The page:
Forging ahead... slowly.

Someday soon

Saturday, February 11, 2017

Pheonix from the Ashes

What a month. The insurance issues settled and they made out the best. Due to the language that stated that our homeowners policy would not cover the out structure harboring a painting business, we got zip for removing and rebuilding the studio/workshop. They did pay for a portion of the contents and $1000 for the boat spars, sails, rigging and cushions. So... read your policies, get extra boat insurance, and be careful. Shit happens... in the middle of the night.

I got bids and proceeded with having the building and debris removed. After 6 weeks we were very happy to have it taken away. We salvaged as much as possible including a number of tools that were worth cleaning up. Eleanor helped me rebuild the fence and we feel a bit less exposed.

Annie's spars were charred but useful in taking measurements. Gathering up info and pieces I headed to Urbanna where John and I interpolated the info and set to work. John had Sitka spruce from way back and laminated it up for the two masts. The burnt main mast was trimmed down and recycled for the gaff. After he cut the tapers I set out planing both with a power planer and a bench plane. Before long the floor was deep in shavings, the cold shop air full of wood scent, and I was happy again.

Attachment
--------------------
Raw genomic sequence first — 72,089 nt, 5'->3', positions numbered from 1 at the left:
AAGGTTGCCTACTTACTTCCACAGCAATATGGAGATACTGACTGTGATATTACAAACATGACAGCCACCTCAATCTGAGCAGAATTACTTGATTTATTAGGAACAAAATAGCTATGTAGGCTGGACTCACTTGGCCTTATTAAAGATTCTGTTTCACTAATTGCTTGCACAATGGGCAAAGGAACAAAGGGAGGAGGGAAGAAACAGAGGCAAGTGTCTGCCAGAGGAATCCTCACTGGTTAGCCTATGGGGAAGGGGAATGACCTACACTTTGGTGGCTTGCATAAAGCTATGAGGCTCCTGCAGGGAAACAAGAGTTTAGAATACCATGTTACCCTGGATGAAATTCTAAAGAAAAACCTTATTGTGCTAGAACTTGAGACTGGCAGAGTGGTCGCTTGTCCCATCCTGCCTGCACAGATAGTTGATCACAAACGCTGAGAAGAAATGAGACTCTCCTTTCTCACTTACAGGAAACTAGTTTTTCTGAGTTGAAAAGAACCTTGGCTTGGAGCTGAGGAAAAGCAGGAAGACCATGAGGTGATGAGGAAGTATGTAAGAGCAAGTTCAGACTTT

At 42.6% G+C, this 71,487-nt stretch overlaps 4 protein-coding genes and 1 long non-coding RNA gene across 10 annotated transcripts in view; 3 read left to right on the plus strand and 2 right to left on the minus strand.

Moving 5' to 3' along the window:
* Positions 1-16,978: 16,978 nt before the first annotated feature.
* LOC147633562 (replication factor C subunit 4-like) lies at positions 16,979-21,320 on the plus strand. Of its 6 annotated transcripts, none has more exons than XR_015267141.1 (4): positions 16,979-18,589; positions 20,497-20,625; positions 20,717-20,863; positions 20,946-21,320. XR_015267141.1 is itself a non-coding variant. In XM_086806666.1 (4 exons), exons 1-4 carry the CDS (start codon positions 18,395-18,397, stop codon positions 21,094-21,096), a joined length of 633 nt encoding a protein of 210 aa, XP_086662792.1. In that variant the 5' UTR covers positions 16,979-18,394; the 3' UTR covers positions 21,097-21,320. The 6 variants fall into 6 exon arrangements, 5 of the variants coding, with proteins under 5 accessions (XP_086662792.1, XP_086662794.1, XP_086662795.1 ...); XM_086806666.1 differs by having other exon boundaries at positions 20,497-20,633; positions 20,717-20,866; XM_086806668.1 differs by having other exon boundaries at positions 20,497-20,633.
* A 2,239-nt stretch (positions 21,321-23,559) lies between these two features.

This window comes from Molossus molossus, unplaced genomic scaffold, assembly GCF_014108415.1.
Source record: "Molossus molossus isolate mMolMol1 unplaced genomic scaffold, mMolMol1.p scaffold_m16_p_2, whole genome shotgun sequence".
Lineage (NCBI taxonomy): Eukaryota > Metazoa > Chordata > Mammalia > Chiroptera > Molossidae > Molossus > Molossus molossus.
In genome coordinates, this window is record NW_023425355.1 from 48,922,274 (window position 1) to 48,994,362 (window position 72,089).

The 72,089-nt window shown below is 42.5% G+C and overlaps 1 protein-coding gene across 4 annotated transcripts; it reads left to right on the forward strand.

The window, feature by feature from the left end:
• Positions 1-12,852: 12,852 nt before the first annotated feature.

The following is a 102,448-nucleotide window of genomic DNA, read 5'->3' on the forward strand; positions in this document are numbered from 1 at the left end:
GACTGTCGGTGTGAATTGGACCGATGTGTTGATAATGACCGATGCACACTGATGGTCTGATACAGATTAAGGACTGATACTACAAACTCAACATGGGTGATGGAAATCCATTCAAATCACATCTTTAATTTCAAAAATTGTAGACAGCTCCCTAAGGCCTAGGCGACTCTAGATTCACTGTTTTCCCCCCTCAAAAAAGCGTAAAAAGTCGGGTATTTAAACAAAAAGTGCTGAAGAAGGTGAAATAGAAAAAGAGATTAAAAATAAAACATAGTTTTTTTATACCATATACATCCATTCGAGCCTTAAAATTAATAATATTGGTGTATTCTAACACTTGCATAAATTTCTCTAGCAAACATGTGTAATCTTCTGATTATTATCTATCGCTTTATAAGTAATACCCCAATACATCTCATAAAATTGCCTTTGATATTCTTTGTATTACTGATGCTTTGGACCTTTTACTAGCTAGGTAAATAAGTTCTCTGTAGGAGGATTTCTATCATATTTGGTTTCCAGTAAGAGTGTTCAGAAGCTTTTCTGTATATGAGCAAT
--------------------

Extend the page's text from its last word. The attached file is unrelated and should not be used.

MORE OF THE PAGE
My new friend Andy from Virginia Beach generously gave me an old set of Longboat sails. With a little alteration they will fit the new spars and give Annie wings until I can afford new ones.

My bivouac studio in a spare bedroom is working out. I have a large deadrise painting on the easel and have made progress on the Wanderer slave ship exhibit design for Jekyll Island, Georgia. More on that later.

We plan to build the studio back in the spring/early summer. I need to set aside a few weekends and share the dates with friends that want to join the work party. Will get that done this week.

All and all life is good and the winter mild. The one big snow brought ten inches of powder and was gone in a few days. Tomorrow it will be in the low 70s. Perfect.

Wednesday, January 11, 2017